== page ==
Political supporters of the unification of North and South Tipperary Co. Councils have cited the €7m it’s estimated it will save and claim it will lead to a more lean and efficient local government in the county.
South Tipperary Co. Council Chairman Cllr Michael Fitzgerald of Fine Gael said the merger was the most “seismic change” in local government in his 32 years as a councillor.
He said the decision has been made and the two councils have to embrace the change and see how best to achieve the unification of both local authorities and get the best deal possible.
To those who believe that Co. Tipperary is too large to be governed by one local authority, Cllr Fitzgerald pointed to Cork County Council as an example of a single local authority that covered a huge geographical area.
He believed that if the merger was managed properly there should be very little disruption to services or staff reductions except at top managerial level.
Cllr Fitgerald said everybody is being asked to tighten up, save and be more efficient at the moment due to the state of the economy and the merger will be worth it if we end up with a better run operation on account.
“I know it’s not going to be easy. It’s something that is going to happen. We have to sit down and embrace it and try and see what is the best we can do.”
He met with Minister Phil Hogan last Friday and got a commitment from him to meet with South Tipperary Co. Council Fine Gael members at the end of August to discuss their issues of concern about the merger.
Carrick-on-Suir Labour Cllr Bobby Fitzgerald said he was totally in favour of the merger as he believes it will save money, cut down on wastage and improve the efficiency and quality of local government.
He said people of all political party affiliations he had spoken to in his hometown of Carrick-on-Suir were in favour of the amalgamation.
While it will mean more work for fewer county councillors, he believes the calibre of the public representatives elected to the new county council in 2014 will be better as only the most seriously interested in local politics will make it through. And these new councillors will have to be more efficient in representing their constituents over a wider area.
South Tipperary Co. Council’s Vice Chairman Cllr Michael Murphy from Clonmel said it made perfect sense that both local authorities would be amalgamated and he understood the unification of the two local authority areas would save the government about €7m.
He called for any savings achieved by the merger to be channelled into reducing the level of commercial rates both in north and south Tipperary to help struggling small businesses throughout the country rather than using it to reduce the Local Government Fund grant the new Tipperary Co. Council receives annually.
While he accepted that the merger would result in a reduction in the number of county councillors, he cautioned against cutting the numbers too severely.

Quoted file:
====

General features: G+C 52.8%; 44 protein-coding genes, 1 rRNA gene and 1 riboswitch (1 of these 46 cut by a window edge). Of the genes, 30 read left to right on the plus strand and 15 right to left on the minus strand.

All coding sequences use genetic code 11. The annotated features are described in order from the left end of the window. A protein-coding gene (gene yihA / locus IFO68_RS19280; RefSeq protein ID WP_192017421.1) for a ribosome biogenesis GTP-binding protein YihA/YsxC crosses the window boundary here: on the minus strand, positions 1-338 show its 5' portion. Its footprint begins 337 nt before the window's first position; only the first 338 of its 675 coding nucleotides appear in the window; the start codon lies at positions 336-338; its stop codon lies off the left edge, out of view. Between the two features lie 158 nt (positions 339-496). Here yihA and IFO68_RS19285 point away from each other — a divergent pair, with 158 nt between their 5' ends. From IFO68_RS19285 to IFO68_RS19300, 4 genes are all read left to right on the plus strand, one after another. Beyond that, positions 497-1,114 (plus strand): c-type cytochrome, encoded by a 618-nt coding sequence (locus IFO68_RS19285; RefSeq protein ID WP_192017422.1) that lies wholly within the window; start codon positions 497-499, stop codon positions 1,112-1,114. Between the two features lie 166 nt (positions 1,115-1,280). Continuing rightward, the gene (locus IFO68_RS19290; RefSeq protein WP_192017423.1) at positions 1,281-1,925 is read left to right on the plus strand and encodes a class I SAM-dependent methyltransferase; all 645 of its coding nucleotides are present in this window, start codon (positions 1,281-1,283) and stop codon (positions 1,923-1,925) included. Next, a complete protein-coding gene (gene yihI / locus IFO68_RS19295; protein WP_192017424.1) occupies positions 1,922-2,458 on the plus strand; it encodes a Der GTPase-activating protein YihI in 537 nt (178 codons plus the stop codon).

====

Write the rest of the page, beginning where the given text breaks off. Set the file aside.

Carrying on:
“It’s very important that we recognise the role of the councillors and that we do continue to have sufficient number of councillors to represent the people and give them access to local government.
“It’s 94 miles from Carrick-on-Suir to the bridge in Portroe. Geographically, we are unlike any other local authority in the country and that needs to be taken into account,” he added.
Minister for Transport, Tourism & Sport Alan Kelly, who is based in Nenagh, said the proposed amalgamation will no doubt lead to cost-savings and improved efficiencies which will free up essential funds for improvement projects but it will also give the county a single unified voice in terms of promoting business and tourism for the whole county.
“We will be able to have a more united approach when it comes to tourism, infrastructure, marketing for investment and other local services which will benefit all the county.”
“The onus is now on the two councils to get together with the appropriate authorities and put a planned structure in place that ensures the current level of services are maintained across the county. I am confident that Tipperary Councils have the professional and experienced staff to facilitate such a plan” added the Minister.
Fine Gael TD Tom Hayes said the merger will help the economic and social development of the county as a whole.
“Overall I welcome the news of the Tipperary Council integration. It has also been announced that North Tipperary commercial rates will fall in line with South Tipperary rates, which is welcome news.
“More importantly though are the savings that the entire county will see as a result of the increased efficiencies and waste reduction that are bound to occur. These changes will help to promote the economic and social development of the county as a whole”
“Although there are certainly details to be teased out, I am hopeful that this merger will result in the provision of an enhanced local authority and a more prosperous and successful Tipperary” Deputy Hayes concluded.